Those on the executive boards for different Emerson magazines discussed the limitations being put on them when it comes to printing. Without telling the heads of these magazines, a limit was placed on them that only allowed them to print 150 copies—as opposed to the usual 400 per magazine that are usually printed. The students were shocked to learn about this—one of them even found out only through word of mouth at the town hall. The lack of communication was frustrating for many, as they would put in their quotas only to not be approved for what seemed like no reason. Limitations on these magazines were especially confusing because most magazine heads said that in the past, all 400 of their copies were picked up by students, and any not picked up were used for the Org Fair to entice new members. Instead of limiting the number of magazines that are allowed to be printed and diminishing the hard work of writers and editors alike, the students suggested that Emerson aid in the distribution of these magazines. One way this could be done is by introducing magazine stands to residence halls where students can have easy access to the magazines featuring the work of fellow students.
A final grievance is one that was especially timely: classes and registration. With registration right around the corner, students were worried about not being seated in classes they need to graduate. A tip from the teachers was to sign up for the waitlists, as this data is used to see when more sections of a class are needed to accommodate the amount of students who want to take it. A downside to the waitlist, however, is that it goes away too early for professors to reach out to students when spots open within the first few days of classes, a time when many students are adding and dropping courses. Reaching out to professors during this time is recommended because they can’t see who is on the waitlist, so if you email them, they will be able to tell you firsthand if there is room in a class.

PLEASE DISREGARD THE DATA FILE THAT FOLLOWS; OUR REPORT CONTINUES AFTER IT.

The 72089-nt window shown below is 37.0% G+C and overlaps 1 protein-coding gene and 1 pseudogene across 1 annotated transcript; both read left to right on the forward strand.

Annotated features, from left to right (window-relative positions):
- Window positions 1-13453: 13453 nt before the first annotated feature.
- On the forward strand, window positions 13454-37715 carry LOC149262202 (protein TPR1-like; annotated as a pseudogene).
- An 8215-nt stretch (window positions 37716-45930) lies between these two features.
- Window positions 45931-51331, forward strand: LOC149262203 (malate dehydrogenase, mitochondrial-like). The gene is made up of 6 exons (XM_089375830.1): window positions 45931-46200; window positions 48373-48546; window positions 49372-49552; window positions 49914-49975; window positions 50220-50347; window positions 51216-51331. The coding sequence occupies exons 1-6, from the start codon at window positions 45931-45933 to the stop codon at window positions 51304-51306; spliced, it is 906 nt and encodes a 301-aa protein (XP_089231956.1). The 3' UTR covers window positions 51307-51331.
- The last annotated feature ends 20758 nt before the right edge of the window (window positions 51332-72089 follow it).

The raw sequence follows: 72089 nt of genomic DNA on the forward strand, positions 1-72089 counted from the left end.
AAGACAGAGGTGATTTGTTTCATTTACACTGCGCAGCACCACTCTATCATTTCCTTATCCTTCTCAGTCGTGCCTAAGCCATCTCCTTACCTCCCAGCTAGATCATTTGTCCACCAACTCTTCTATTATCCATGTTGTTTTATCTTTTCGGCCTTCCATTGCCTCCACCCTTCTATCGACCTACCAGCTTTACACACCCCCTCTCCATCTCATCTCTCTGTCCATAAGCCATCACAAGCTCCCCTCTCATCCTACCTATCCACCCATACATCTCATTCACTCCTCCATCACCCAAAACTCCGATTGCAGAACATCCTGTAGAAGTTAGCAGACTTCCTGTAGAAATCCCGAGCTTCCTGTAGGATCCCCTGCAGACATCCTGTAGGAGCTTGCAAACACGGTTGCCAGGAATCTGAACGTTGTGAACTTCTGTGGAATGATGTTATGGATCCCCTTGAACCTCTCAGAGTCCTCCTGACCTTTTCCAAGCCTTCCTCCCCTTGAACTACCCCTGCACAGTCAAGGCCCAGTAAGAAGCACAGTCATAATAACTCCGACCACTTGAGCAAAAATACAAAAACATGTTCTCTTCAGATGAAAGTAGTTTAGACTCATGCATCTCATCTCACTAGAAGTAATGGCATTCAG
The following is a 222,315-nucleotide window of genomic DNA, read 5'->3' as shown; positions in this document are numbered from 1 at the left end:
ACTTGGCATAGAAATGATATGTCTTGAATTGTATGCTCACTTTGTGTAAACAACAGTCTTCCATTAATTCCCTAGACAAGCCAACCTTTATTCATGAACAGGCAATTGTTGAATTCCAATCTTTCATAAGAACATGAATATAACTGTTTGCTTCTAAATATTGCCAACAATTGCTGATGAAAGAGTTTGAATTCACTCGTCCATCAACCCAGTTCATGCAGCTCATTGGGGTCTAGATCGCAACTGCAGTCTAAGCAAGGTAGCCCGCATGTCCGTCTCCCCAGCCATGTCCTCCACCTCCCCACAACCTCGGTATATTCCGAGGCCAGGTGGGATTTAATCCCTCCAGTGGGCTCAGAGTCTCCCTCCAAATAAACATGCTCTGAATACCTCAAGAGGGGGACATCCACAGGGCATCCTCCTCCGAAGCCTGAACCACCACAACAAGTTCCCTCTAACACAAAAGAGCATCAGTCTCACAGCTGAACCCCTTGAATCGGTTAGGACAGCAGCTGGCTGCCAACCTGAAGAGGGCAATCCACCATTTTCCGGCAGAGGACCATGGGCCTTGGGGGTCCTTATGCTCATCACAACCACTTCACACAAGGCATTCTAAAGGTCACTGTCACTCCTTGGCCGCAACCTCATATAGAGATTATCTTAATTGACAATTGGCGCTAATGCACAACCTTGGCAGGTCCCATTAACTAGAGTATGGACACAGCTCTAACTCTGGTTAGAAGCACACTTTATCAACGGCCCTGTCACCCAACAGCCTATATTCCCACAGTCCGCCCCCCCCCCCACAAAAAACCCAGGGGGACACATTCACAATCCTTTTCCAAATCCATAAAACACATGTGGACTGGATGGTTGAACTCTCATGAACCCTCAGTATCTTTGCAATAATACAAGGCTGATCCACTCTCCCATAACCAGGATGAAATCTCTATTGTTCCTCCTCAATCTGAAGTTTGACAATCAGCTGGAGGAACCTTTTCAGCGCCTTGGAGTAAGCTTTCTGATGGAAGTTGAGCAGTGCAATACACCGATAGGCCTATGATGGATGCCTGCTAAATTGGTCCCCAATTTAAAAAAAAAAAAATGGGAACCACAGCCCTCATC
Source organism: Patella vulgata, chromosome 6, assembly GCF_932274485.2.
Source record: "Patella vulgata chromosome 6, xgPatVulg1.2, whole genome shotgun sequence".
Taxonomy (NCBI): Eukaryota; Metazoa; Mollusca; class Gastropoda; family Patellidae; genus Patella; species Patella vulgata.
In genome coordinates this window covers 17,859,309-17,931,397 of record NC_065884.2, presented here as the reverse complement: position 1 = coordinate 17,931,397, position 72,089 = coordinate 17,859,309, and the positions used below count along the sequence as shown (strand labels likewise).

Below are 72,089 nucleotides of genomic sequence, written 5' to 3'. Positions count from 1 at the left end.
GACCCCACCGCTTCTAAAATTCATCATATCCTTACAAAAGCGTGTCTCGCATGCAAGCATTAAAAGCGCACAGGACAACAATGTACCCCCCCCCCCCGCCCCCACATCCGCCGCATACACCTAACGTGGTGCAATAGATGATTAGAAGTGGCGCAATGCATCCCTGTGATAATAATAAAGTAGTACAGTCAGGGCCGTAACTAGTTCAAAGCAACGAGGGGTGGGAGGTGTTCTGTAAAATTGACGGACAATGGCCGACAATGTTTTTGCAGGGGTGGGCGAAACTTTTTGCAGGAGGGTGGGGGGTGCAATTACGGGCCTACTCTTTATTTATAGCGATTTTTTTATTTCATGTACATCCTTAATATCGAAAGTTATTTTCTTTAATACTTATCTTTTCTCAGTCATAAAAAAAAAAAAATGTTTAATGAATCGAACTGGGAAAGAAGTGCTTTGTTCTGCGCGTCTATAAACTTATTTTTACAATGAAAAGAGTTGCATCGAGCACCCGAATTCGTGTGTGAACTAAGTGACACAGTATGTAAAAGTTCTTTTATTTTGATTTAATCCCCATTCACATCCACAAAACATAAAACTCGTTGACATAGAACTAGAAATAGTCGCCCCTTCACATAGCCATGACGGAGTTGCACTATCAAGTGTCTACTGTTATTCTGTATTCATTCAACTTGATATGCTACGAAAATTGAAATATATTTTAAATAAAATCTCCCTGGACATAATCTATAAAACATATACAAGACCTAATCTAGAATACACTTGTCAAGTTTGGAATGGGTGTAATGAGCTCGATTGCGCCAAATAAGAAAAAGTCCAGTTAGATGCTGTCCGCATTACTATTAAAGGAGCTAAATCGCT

As for the classes themselves, students have been requesting more specialized classes on topics like children’s literature, the murder mystery genre, and other types of “fun” classes. It was decided that a survey for the students in the department on what types of classes they want more of should be sent out to WLP and Creative Writing students. The WLP SGA senator Izzy Astuto suggested that in the meantime, students should answer the SGA surveys sent in their emails with these concerns, and reach out to them with suggestions via their email, firstname.lastname@example.org or their Instagram, @izzy.astuto.
At the very end of the event, each professor shared a quick word of advice for students. “Buy stock now” were Professor Roy Kamada’s words of wisdom to Emerson students regardless of major, as he stated the market is at a place that would be beneficial for new buyers.
Professor Adam Spry shared his mantra, “It is better to be well-rested than well-prepared,” something many college students are learning to live by.
All of the professors in attendance agreed that office hours should be better utilized by students, even just to talk to them and build a relationship. If a relationship is well-established, students can tell professors which types of jobs or internships they are interested in and ask the professor to be their eyes and ears for when opportunities arise. Many Emerson professors are still connected to current writers, editors, or publishers in the field, and interns are always welcome! Your professors are here to help you succeed, something made evident by the support at the WLP Town Hall.